Access – Creating Data Tables
If you read my earlier blog about database design http://wp.me/p2EAVc-bx , and working out how many tables you need in your database, then this is the next step.
Having thought about how many tables you need, and the data that each one will hold, you now need to think about building these tables in Access which is not as bad as it may first appear.
Going back to my training business database, I need to build a few basic tables to get me going;
- Training Jobs
The TOPICS table is the easiest so let’s start there.
All I need in this table is a topic ID number and the name of the topic. Again, if you are new to this sort of thing, plan it on paper first. Think up some short but meaningful names for your fields. You can add a more lengthy or descriptive caption if you want to afterwards.
So for this table is want;
I do a lot of VBA and have got into the habit of not having spaces in names and using camel hump text (capital at start of each word that makes up the field name), or if I do want one I use an underscore, but it is up to you how you name your fields.
Go to the CREATE tab and click on TABLE DESIGN.
You can go to TABLE but ultimately you will need to go into the deign area to set various options etc. so you may as well miss out the middle man and head straight for DESIGN view. Admittedly, this view does look a bit daunting when presented with a screen made up of several panels, each one seeming to contain more options than the last. But fear ye not!
The first thing to do is enter your field names. From time to time you may get a warning message telling you that the field name is a RESERVED word. You can ignore it, but this may cause issues later on Each FIELD must contain a single type of data. You need to think a little bit here about the DATA TYPE. Let’s look at a simple problem you may have to consider:
You might only need to register the year in one of your columns/fields. This is obviously a date, but if you use DATE as your DATA TYPE it won’t like it because dates are made up of days, months and years. If I want to do calculations based on my year then this may also cause issues, so in fact the best solution may be to store the year as a number. So do think about your data as you can only assign one DATA TYPE per column/field.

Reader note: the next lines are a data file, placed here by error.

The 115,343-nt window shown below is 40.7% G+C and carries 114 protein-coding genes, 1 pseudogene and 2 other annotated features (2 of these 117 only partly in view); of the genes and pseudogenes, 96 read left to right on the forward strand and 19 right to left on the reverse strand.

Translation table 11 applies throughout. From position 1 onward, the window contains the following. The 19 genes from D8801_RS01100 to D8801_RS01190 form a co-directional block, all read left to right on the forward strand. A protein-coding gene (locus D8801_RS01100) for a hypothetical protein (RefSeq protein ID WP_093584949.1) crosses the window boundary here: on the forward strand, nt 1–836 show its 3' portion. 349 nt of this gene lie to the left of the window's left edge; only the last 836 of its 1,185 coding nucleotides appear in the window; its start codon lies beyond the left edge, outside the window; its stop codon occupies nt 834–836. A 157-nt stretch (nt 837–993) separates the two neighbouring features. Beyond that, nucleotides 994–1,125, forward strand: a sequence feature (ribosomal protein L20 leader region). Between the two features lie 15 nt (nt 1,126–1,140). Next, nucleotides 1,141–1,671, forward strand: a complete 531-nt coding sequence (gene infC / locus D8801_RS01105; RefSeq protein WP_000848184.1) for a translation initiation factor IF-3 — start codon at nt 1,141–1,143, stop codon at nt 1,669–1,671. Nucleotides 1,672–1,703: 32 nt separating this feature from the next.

The data types you can assign are;
- Short text
- Long text
- OLE Object
- Look up wizard
Please note that these are all the available data types in Access 2013. If you are using an earlier version some of these will not be available.
For each data type you select, there’s a bunch of options or PROPERTIES that can be applied. I’m not going to go through each one but if you select a DATA TYPE, look at the bottom of the screen to the PROPERTIES window and look at what’s there.
Here are the properties for SHORT TEXT;
And another here for NUMBER;
The PROPERTIES you set will be entirely dependent on your specific requirements, but here are a few fields that may be of some use generally;
- Caption – enter a sensible caption to display in the column heading or on forms etc. if you don’t want to display the field name you gave to your column.
- Default value – to save a bit of typing enter a value that is automatically displayed e.g. DATE() to show today’s date.
- Validation Rule – control what is entered in your database e.g. <=20000
- Validation Text – a message to the user in case they enter information that breaks your validation rule.
- Required – is the data here mandatory or not?
Format – pick a format from the list (this will change according to the data type chosen – see the options below for dates and currency)
There are two options that do merit a little more detail, and they are FORMAT (when applied to numbers), and INPUT MASK.
Unfortunately, a number isn’t just a number…there are several types to choose from;
- Byte: whole numbers 0 to 255
- Integer: -32,767 to 32,768
- Long integer: -2,147,483,648 to 2,147,483,642
- Single: -3.402823e38 to 3.402823e38
- Double: -4.94e308 to 4.94e308
So if you are going to enter numbers think about whether it is a fraction (e.g. 2.545) and how big your numbers are going to get over time so you don’t have to go back every other week to change the size of the field.